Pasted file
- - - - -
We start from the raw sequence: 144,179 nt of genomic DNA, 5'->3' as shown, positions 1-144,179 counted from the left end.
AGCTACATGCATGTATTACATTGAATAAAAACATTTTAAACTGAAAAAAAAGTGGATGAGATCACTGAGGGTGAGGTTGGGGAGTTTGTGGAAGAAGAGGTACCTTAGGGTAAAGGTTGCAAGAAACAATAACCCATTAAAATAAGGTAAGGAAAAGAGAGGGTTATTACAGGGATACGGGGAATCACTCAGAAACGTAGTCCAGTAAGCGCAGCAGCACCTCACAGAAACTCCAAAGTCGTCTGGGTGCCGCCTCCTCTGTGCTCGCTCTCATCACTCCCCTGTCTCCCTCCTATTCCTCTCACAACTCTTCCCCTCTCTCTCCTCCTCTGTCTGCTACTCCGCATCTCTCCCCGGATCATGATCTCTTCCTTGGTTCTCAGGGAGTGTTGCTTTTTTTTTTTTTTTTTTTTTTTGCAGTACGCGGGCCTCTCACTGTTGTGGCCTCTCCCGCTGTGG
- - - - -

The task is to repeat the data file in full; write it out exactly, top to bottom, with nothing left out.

We start from the raw sequence: 144,179 nt of genomic DNA, 5'->3' as shown, positions 1-144,179 counted from the left end.
AGCTACATGCATGTATTACATTGAATAAAAACATTTTAAACTGAAAAAAAAGTGGATGAGATCACTGAGGGTGAGGTTGGGGAGTTTGTGGAAGAAGAGGTACCTTAGGGTAAAGGTTGCAAGAAACAATAACCCATTAAAATAAGGTAAGGAAAAGAGAGGGTTATTACAGGGATACGGGGAATCACTCAGAAACGTAGTCCAGTAAGCGCAGCAGCACCTCACAGAAACTCCAAAGTCGTCTGGGTGCCGCCTCCTCTGTGCTCGCTCTCATCACTCCCCTGTCTCCCTCCTATTCCTCTCACAACTCTTCCCCTCTCTCTCCTCCTCTGTCTGCTACTCCGCATCTCTCCCCGGATCATGATCTCTTCCTTGGTTCTCAGGGAGTGTTGCTTTTTTTTTTTTTTTTTTTTTTTGCAGTACGCGGGCCTCTCACTGTTGTGGCCTCTCCCGCTGTGG